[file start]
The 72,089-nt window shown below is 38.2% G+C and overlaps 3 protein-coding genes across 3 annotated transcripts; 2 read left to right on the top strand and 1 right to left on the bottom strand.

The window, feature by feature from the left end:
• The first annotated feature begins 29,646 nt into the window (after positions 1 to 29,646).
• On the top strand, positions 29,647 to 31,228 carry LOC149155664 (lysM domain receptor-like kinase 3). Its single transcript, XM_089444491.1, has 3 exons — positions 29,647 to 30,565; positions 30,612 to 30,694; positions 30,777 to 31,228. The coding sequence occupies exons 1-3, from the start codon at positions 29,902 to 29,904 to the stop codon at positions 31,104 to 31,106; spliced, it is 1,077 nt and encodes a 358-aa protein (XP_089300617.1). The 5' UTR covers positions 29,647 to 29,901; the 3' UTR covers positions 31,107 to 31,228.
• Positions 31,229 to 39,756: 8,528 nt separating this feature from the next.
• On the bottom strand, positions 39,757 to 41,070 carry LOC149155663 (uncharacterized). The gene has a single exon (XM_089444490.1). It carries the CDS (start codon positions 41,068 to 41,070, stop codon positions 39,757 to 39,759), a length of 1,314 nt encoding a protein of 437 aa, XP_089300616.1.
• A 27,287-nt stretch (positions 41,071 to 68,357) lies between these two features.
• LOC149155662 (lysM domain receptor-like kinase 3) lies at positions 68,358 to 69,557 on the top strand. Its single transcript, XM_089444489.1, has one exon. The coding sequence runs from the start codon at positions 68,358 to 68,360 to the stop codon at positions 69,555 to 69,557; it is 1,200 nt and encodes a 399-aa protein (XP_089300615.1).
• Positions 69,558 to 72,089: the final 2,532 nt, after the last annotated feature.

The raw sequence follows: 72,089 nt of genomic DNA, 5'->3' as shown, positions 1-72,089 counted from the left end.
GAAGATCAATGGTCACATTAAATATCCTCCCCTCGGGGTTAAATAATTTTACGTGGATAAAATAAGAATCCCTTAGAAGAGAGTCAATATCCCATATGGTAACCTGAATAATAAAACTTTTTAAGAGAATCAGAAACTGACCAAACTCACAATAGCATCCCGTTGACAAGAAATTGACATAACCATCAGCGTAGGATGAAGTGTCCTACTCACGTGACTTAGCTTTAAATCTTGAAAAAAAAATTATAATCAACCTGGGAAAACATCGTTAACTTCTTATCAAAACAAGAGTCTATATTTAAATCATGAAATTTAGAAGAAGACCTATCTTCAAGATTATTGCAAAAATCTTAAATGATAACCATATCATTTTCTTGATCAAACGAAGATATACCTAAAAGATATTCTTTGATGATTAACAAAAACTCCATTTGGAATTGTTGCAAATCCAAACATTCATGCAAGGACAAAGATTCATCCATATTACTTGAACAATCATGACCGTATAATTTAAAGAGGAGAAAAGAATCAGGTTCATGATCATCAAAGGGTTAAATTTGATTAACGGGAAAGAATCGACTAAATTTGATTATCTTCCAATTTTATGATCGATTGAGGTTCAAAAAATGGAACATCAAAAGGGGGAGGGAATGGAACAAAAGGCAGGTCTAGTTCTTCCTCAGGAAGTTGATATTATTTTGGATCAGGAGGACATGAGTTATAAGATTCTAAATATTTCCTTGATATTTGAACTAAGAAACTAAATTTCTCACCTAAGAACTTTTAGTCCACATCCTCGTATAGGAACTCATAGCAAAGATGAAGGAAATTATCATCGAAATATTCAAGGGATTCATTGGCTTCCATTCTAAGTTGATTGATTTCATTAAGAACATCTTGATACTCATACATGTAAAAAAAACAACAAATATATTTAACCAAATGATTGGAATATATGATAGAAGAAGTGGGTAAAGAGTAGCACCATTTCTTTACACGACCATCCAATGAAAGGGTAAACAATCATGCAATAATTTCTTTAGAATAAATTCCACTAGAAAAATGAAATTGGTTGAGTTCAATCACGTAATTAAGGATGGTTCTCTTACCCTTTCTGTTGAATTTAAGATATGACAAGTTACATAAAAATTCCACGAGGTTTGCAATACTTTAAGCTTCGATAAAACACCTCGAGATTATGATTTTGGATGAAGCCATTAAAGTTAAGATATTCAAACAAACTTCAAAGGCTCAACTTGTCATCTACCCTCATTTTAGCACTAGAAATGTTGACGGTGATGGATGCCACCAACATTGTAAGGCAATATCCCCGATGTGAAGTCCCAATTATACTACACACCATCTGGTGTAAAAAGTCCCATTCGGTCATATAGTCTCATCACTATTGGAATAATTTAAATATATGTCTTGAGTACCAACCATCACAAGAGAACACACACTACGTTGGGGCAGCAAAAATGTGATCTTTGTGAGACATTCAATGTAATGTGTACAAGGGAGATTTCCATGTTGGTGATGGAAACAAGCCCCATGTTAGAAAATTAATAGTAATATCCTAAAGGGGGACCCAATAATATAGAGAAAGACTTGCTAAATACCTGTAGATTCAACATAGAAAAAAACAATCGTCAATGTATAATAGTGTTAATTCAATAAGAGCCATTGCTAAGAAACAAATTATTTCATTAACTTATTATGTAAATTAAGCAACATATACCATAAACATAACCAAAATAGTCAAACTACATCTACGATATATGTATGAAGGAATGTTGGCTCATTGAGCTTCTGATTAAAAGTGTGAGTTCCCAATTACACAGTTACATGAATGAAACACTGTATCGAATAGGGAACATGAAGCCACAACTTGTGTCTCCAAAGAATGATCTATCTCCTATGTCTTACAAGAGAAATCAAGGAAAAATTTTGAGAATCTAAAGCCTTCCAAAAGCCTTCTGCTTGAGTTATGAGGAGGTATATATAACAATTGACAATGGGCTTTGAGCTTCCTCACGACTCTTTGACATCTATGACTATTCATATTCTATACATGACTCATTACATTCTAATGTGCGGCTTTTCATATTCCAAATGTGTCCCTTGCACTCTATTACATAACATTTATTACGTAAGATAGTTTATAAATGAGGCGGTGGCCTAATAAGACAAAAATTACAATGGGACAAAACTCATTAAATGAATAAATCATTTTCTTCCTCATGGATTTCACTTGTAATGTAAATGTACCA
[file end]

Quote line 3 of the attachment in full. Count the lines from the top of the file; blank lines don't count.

• The first annotated feature begins 29,646 nt into the window (after positions 1 to 29,646).